c ionian and d dorian have the same key signature. c ionian = c major, key of c major. d dorian is the scale you get when you play the notes in the c major scale but start on the d, so the key is the same. same for e phrygian, f lydian, g mixolydian, a aeolian, and b locrian.
you don't know intervals? if by that you mean major and minor scales, you're in over your head. go back and learn the major and minor scales and the basic theory behind each, and establish some basic knowledge of intervals (M2, m3, A4, P5, etc). Without that you really can't grasp modal concepts, so you've accidentally overextended yourself here. Learn how key signatures match to major and relative minor keys while your at it and how to identify the corresponding major or minor scale of minor and major scales, respectively. then you should be ready to try your hand with modes.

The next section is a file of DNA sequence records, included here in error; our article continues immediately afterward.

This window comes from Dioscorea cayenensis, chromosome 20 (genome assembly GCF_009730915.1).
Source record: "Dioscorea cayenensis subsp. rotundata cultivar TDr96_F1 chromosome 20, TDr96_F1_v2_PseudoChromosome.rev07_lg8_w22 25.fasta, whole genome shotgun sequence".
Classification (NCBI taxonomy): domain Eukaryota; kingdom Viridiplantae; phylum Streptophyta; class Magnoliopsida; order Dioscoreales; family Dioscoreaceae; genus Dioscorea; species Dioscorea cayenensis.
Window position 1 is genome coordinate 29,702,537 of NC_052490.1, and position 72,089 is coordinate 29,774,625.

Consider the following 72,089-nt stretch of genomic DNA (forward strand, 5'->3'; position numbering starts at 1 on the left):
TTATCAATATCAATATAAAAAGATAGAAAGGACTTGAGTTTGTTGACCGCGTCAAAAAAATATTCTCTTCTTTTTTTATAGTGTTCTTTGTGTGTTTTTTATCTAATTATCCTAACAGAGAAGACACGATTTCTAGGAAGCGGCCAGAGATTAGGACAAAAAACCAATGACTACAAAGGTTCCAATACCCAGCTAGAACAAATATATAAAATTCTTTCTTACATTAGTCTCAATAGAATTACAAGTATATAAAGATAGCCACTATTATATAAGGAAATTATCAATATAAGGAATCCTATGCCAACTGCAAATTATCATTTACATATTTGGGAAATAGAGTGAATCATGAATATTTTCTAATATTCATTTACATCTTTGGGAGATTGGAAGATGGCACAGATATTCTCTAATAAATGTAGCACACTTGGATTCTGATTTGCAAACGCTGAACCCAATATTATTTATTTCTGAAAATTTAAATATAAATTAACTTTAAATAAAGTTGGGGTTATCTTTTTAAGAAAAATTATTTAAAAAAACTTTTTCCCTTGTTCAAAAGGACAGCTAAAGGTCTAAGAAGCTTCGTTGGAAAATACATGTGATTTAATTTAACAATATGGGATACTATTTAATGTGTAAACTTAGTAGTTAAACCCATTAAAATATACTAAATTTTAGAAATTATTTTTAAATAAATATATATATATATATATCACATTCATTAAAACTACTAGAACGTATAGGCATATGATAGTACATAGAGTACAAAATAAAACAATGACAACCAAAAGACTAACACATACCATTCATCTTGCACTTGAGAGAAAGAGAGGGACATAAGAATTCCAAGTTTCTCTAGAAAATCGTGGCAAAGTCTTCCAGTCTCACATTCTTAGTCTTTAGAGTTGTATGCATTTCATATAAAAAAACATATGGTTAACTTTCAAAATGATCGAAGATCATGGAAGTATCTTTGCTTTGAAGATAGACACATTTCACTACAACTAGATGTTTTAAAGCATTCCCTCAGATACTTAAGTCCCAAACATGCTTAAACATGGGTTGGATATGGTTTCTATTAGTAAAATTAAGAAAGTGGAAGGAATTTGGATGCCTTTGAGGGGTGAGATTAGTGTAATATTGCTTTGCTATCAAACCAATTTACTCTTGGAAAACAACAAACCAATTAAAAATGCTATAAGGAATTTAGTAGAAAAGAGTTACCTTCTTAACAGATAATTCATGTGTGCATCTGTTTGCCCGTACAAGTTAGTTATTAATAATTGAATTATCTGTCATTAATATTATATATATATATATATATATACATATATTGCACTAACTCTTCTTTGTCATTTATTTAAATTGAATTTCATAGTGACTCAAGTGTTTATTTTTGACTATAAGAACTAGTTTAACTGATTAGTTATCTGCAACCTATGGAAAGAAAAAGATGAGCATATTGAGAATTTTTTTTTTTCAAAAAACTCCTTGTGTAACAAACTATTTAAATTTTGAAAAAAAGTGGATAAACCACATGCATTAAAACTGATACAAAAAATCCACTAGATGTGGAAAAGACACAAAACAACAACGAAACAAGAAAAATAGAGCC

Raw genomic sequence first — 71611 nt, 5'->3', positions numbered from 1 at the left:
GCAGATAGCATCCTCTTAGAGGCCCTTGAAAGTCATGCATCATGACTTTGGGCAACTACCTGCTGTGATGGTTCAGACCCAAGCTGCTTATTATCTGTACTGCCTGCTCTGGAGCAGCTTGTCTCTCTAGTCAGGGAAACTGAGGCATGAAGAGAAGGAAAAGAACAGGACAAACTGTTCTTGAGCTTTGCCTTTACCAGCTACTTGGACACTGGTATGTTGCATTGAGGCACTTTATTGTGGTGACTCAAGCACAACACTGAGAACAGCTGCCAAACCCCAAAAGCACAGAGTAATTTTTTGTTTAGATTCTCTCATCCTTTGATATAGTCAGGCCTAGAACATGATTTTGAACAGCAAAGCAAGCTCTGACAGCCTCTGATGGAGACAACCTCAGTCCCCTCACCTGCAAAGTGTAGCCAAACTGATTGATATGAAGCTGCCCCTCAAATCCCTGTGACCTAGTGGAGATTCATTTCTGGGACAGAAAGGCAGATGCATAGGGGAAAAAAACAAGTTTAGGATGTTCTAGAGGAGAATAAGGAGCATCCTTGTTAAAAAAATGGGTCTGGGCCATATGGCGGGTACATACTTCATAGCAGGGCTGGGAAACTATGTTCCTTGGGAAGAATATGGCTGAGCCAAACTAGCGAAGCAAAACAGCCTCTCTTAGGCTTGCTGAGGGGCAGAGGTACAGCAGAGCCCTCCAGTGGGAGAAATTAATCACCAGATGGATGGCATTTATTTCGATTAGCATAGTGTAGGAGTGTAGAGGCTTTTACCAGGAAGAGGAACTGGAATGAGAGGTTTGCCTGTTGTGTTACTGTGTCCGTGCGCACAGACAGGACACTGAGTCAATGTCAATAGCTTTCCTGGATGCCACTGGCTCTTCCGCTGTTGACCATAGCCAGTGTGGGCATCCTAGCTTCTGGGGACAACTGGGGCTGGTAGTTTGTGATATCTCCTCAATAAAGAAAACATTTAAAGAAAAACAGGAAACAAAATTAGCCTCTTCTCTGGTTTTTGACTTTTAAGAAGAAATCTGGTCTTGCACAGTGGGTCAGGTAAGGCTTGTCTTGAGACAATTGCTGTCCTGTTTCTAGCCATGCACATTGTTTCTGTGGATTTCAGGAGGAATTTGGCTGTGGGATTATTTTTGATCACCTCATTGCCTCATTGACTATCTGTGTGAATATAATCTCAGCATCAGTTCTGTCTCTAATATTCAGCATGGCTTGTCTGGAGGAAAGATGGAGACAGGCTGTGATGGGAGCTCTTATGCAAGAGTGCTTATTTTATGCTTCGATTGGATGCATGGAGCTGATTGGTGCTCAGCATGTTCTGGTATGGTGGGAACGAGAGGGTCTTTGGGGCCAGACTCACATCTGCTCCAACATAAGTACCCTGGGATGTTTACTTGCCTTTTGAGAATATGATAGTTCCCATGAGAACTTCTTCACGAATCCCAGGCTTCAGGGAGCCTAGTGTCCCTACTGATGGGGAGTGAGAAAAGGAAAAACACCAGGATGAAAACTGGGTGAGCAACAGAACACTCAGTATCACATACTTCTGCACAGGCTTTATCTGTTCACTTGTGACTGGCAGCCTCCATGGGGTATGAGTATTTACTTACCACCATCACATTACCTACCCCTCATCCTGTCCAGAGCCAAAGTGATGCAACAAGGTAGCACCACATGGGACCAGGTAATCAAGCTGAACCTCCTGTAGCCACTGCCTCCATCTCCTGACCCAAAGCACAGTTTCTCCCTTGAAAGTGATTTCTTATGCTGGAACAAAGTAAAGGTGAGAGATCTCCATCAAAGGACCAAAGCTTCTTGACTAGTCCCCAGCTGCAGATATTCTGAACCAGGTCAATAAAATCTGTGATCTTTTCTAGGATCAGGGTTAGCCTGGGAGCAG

#9
d dorian is the scale you get when you play the notes in the c major scale but start on the d, so the key is the same. same for e phrygian, f lydian, g mixolydian, a aeolian, and b locrian.


This is a terrible explanation. It doesn't explain what modes are, how they're used, or why they sound the way they do. The progression will determine the tonal center, and therefore the mode. It doesn't matter what order you play the notes in. You can play the notes CDEFGAB from D to D all you want, but if the tonal center is C, it's still C major. D dorian is a D major scale with a flatted 3rd and 7th.
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#10
^exactly

so for instance if you played a chord like cmaj you would be using the scale Cmaj makes sence right?

so when you play a chord like Dm6 which has a minor third and a major 6th.
you would use D dorian. because it is minor implying a flattened 3rd but has a major sixth.

major scale
1 2 3 4 5 6 7 8

minor scale
1 2 b3 4 5 b6 b7

dorian interval
1 2 b3 4 5 6 b7 8

you can only really say you are playing dorian using the intervals in you chords and solo's combined